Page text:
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BROOKLYN MEDIA GROUP/Photos by Arthur de Gaeta
BROOKLYN MEDIA GROUP/Photos by Arthur de Gaeta
The Coney Island Parachute Jump lit teal.

Third time’s the charm.

For the third year in a row, Tell Every Amazing Lady About Ovarian Cancer Louisa M. McGregor Ovarian Cancer Foundation, also known as, T.E.A.L., kicked off the first day of Ovarian Cancer Awareness Month by lighting up a beloved Brooklyn landmark.

On Friday, September 1, the non-profit organization joined friends, family and supporters at the foot of Coney Island’s storied Parachute Jump, 1000 Surf Avenue, to light it teal in the name of ovarian cancer awareness.

T.E.A.L. CEO Pamela Esposito-Amery and her sister, the late Louisa M. McGregor, co-founded T.E.A.L. in 2009.

“We’re both born and raised in Brooklyn so it’s always exciting to have anything lit up in the borough of Brooklyn,” said Esposito-Amery. “It’s really nice just to have Brooklyn shine for ovarian cancer.”

According to Esposito-Amery, events such as the lighting help spread the word. “The mission is to spread awareness of ovarian cancer, raise funds for medical research and support survivors,” she explained. “By lighting a monument, it might get women to a doctor earlier and save lives. We had lots of volunteers, survivors and families affected by diseases.”

The landmark’s LED technology also allowed the Parachute Jump to spell out T.E.A.L.

“September is Ovarian Cancer Awareness Month so it’s really great to be able to kick that off in Coney Island,” Esposito-Amery said. “It helps us raise awareness for all women and men affected by it.”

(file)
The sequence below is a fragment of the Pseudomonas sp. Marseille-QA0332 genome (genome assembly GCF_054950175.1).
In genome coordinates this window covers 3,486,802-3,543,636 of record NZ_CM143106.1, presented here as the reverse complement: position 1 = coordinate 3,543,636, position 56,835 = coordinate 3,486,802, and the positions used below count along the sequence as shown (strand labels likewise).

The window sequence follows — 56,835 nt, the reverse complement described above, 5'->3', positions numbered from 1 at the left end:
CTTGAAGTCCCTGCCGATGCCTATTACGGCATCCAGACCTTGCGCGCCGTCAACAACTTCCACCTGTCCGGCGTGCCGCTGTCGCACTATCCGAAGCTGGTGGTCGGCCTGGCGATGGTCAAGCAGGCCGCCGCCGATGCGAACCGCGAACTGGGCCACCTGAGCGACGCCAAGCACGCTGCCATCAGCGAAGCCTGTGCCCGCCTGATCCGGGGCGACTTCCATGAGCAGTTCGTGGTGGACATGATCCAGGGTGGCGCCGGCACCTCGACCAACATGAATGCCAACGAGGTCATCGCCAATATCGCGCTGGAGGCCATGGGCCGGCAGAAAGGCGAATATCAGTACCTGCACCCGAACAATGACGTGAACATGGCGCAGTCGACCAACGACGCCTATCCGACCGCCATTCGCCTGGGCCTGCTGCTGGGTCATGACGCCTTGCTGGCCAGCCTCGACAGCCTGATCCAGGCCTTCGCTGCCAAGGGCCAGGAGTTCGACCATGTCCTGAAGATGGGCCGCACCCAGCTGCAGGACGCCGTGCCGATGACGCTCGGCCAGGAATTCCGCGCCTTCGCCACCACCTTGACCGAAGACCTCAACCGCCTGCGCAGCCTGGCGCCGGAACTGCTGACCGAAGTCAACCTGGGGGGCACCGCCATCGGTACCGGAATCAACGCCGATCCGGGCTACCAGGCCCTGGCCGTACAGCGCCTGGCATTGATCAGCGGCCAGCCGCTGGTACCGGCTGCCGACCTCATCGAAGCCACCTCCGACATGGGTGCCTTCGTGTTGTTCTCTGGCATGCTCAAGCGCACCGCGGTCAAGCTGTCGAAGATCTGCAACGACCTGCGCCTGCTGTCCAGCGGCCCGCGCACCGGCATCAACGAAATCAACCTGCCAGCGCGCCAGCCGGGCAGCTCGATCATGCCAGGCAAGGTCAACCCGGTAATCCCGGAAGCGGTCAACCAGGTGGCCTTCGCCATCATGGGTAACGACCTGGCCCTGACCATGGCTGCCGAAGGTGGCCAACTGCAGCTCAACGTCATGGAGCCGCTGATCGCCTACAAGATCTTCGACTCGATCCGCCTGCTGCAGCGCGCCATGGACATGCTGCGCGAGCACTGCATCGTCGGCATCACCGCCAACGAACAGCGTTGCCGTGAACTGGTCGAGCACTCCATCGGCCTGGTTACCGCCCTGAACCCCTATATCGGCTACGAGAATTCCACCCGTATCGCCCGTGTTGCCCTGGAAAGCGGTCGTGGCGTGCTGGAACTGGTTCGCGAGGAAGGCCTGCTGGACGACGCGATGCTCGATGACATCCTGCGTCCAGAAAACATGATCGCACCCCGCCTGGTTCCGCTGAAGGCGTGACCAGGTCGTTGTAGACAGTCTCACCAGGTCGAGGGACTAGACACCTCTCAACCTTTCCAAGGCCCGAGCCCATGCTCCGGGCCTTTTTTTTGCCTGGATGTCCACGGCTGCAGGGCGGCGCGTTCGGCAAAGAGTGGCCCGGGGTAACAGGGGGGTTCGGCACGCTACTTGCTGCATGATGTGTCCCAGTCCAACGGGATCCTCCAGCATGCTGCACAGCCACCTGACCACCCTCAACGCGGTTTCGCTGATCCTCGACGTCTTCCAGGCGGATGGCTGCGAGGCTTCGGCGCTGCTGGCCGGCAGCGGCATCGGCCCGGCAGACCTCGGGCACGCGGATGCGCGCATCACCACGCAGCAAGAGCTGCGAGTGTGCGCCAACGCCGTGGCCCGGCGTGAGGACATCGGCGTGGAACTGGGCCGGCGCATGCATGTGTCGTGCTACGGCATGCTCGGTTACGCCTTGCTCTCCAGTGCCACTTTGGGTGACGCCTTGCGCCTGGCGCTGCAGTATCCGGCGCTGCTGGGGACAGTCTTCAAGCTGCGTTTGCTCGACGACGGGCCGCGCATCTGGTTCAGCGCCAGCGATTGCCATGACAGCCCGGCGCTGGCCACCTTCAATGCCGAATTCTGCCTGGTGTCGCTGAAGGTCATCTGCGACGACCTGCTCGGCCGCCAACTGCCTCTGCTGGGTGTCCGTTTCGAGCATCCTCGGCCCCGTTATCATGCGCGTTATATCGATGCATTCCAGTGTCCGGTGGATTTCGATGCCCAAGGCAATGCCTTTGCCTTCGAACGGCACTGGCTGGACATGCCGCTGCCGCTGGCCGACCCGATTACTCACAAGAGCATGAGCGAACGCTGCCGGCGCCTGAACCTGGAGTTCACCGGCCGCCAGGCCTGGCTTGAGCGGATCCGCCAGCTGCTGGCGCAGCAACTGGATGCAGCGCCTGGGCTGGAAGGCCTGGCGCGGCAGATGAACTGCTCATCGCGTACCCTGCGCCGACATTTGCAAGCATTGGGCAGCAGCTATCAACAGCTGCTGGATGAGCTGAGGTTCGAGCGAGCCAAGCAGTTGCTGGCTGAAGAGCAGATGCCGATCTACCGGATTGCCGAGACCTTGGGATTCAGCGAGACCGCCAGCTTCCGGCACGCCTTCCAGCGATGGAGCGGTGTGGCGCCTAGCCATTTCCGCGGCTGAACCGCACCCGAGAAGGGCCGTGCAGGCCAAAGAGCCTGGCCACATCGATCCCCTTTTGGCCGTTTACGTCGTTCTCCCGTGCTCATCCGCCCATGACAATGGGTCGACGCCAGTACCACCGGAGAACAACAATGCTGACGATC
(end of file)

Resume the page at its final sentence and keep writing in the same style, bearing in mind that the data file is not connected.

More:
The Parachute Jump shone teal throughout Labor Day Weekend, with Brooklyn Borough Hall following suit on Wednesday, September 6. Borough Hall will remain lit through September 15. Manhattan’s City Hall will also light teal on September 27 and, starting September 14, T.E.A.L.’s community center in Park Slope (533 16th Street) will light its ground floor front windows teal as well.

According to Esposito-Amery, the most important weapon in the fight against ovarian cancer is education.

“There’s no screening test,” she stressed. “So, one of the most important things is education and awareness.”

Esposito-Amery urges everyone to visit T.E.A.L.’s website,, for a list of signs and symptoms.

“Our message is in our name,” she said. “It’s all about telling every amazing lady.”

T.E.A.L. will also be hosting its ninth annual Walk/5K Run on Saturday, September 9, beginning at the Prospect Park Bandshell, Ninth Street and Prospect Park West.

For 5K runners, the cost to participate is $30; $25 for walkers. To purchase tickets and for more information, visit


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